The Regular Army had 486,490 troops as of Sept. 31, which beat its goal of 485,900. The Army National Guard did the same, with 337,525 troops against a target of 336,500.
The Army Reserve fell thousands short of its goal, though. The service’s smallest component had only 184,358 troops — significantly less than its target strength of 189,900.
In the release, senior Army officials credited the active-duty force’s success to high retention rates and decreased attrition in basic combat training. Maintaining end strength is a matter of balancing recruiting and retention with attrition, the release explained.
“This year the Army also exceeded its retention goal by 1,852 Soldiers,” said Sgt. Maj. Mark Clark, the Army’s senior enlisted advisor for personnel. “Overall, the Army retained 58,141 Soldiers who were scheduled to transition and an additional 6,618 Soldiers elected to transition into the Army Reserve or Army National Guard.”
Lt. Gen. Gary Brito, the Army’s deputy chief of staff for personnel, pointed to ongoing efforts to improve talent management and quality of life across the Army as one engine of the service’s success.
“The Army is a learning organization that evolves constantly to adapt to the changing environment, and that includes how we fight for and retain talented Soldiers,” Brito said. “The emphasis from our leaders at all echelons to meet the needs of our people and care for our Soldiers and our families has made the Army a competitive organization for more people — talented people — to join our team.”
Changes to BCT also reduced attrition and ensured that more new recruits make it into the force, according to the release.
The ten-week program had to adjust to include a two-week precautionary quarantine period at the beginning of the COVID-19 pandemic, leading the Army to shift certain training modules like sexual assault and harassment prevention to those first two weeks.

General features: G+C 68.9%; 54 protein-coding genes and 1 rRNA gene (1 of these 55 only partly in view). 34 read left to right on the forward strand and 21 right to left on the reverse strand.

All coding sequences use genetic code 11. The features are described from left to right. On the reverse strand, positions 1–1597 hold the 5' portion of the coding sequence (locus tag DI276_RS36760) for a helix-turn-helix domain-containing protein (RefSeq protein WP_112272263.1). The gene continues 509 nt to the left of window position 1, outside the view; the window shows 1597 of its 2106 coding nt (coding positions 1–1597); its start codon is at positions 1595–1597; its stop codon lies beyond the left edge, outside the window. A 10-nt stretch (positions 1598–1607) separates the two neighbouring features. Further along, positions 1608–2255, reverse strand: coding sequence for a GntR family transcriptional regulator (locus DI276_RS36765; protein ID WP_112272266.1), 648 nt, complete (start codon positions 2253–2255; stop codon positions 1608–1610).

The change has stuck, even as the COVID-19 vaccines permit the Army’s entry training to return to normal operations, because it offers a more eased entry into Army life that helps recruits adjust better to the training program.
The service has also “improved the ratio of drill instructors to trainees during basic training,” the release added.
Training and Doctrine Command’s commander, Gen. Paul Funk, who oversees basic training, explained the rationale for the moves in an Oct. 11 press conference.
“They come to us with 18 years in whatever environment they come from,” Funk said. “By inculcating them early and often with the [sexual assault and harassment prevention] mindset, and our values...we’re going to change the culture.”
Because of the recent changes, the attrition rate during BCT has reduced from 10.8 percent in fiscal 2020 to 5.5 percent in fiscal 2021.
“This serves to educate new recruits on the conduct and professionalism expected within the organization at the very beginning of their basic training rather than near the end,” the release explained.
The service may face an uphill battle to hit its end strength goals in fiscal 2022, though.
Army leadership plans to involuntarily discharge troops who refuse the COVID-19 vaccine, and it has decreased its number of recruiters in an effort to keep more staff sergeants with their units, according to Sergeant Major of the Army Michael Grinston.